Mike Swanton washes his feet at a pitcher pump he installed at the entrance to Middle Beach at Biddeford Pool. Result: No more sand between the toes when the shoes go on. Tammy Wells Photo

BIDDEFORD — What do you do when you’re mostly retired and like to bicycle and then walk Middle Beach, but want to get rid of the gritty sand between your toes before you don your sneakers?

If you’re retired plumber Michael Swanton, who finished up eight years on the Biddeford City Council last fall,  you  do some work and come up with a solution.

Former Biddeford resident Scott Crull of Pittsburgh, Pennslvania, on vacation here with his family, stopped to clear the sand from his feet at a relatively new foot washing station at Middle Beach. Tammy Wells Photo

Swanton likes to walk the beach — and he knows he’s not the only one who does who would like to clean the sand off their feet when they leave.

Using a bit of ingenuity, a few parts he had stored at his home, and after getting the okay from the Codes Enforcement Office, Swanton built a little foot-washing station. It’s just a step off the boardwalk to the beach and before the parking lot — and it does the trick, as some  happily learned on a sunny beach day last week.

Of course, it works best when you prime the pump.

Swanton said he came up with the idea for the foot washing station because of his own desire  to get rid of the grit.

“With my newly found free time, I have been taking my bike to Middle Beach in Biddeford and going for a walk on the beach in the afternoon,” said Swanton. “After my walk I would spend way too much time getting the sand off of my feet so I could get my sneakers back on and then pedal my bike home. I thought it would be cool to have a free place to rinse the sand off of your feet.”

So, he set to work.

“I have dug quite a few trenches along the Mile Stretch and Fortunes Rocks roads, so I know that there is a high water table there,” he said “I looked around my garage for spare parts and bought a few more from the hardware store and then one day in August of 2018 I installed a pitcher pump by the path to the beach. It is all legal. I called Code Enforcement for their blessing. I also called Dig Safe to make sure there weren’t any buried utilities.”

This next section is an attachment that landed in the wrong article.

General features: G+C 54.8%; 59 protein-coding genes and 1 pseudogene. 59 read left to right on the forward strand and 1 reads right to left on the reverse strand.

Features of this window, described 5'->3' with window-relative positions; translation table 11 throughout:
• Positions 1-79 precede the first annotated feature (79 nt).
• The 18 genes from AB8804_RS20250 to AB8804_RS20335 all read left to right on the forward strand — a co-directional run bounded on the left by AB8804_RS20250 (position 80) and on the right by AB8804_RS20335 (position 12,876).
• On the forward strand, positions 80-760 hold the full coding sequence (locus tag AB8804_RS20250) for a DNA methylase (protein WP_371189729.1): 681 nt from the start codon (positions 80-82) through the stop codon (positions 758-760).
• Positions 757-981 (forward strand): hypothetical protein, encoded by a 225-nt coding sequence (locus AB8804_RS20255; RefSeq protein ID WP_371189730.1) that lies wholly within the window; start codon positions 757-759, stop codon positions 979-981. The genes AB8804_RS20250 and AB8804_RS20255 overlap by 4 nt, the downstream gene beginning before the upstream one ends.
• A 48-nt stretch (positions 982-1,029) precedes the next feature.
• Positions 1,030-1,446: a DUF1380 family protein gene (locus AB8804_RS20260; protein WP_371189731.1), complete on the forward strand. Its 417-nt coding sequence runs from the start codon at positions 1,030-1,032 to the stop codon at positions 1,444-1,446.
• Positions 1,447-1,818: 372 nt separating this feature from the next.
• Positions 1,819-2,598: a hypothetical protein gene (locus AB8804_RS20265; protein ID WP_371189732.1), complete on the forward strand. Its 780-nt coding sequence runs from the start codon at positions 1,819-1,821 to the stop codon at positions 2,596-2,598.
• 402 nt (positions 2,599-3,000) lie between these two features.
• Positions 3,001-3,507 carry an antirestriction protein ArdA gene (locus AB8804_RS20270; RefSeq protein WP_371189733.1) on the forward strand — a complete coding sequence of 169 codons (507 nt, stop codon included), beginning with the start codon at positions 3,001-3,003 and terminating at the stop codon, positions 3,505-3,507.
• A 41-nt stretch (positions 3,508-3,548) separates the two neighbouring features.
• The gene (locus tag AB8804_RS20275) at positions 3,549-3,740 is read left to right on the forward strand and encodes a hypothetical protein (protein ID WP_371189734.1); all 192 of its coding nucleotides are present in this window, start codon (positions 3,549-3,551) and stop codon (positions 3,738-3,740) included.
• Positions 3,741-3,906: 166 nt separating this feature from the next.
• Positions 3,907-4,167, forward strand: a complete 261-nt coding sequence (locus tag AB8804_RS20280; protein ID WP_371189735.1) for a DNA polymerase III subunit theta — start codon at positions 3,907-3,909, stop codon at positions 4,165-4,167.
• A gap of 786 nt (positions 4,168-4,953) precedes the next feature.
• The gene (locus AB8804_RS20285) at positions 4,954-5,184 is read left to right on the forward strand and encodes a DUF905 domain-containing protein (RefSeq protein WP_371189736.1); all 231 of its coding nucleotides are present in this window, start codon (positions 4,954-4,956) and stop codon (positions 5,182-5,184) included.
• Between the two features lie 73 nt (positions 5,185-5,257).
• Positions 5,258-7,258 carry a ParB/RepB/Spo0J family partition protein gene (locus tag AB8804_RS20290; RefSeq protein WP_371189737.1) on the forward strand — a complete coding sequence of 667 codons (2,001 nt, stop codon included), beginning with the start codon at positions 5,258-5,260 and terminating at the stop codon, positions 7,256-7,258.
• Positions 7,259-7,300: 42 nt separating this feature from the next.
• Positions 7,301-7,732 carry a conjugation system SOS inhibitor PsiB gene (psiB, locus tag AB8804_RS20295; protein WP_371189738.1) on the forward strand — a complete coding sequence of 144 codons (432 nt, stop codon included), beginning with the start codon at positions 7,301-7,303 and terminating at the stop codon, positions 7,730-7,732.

“If you want to know what a pitcher pump is “ask your grandmother,” said Swanton. “She will tell you about how she got water into the kitchen sink. She had a cast iron pump with a handle that you raise and lower and it sucked water out of the ground or a cistern.”

Swanton thought everybody knew how to use one, but learned otherwise.

“Quite a few people asked me what it was hooked up to and were quite surprised to find out the ground in that area is saturated with water,” he said. “Another thing that surprised me was that people have never learned what the expression ‘prime the pump’ really means. I have a one-gallon jug tied to the pump. I leave it full of water so that when the pump is dry you can pour a pint of water into the top. … This wets the seals and makes it possible to suck the water out of the ground.”

A surfer cleans the sand off his toes at a relatively new foot washing station at Middle Beach in Biddeford Pool. Tammy Wells Photo

On a recent weekday, a surfer paused to pump the handle to clean his feet, as did a vacationer, and the water gushed out.

Swanton said a neighbor recently went to use the pump, but it was dry, and so was the gallon sized bottle beside it.

So, a week ago he typed a few lyrics from an old Kingston Trio Song, called “Desert Pete” that sort of explains things, and posted it near the pump: “Drink all the water you can hold, wash your face, cool your feet; leave the bottle full for others, thank you kindly, Desert Pete.”

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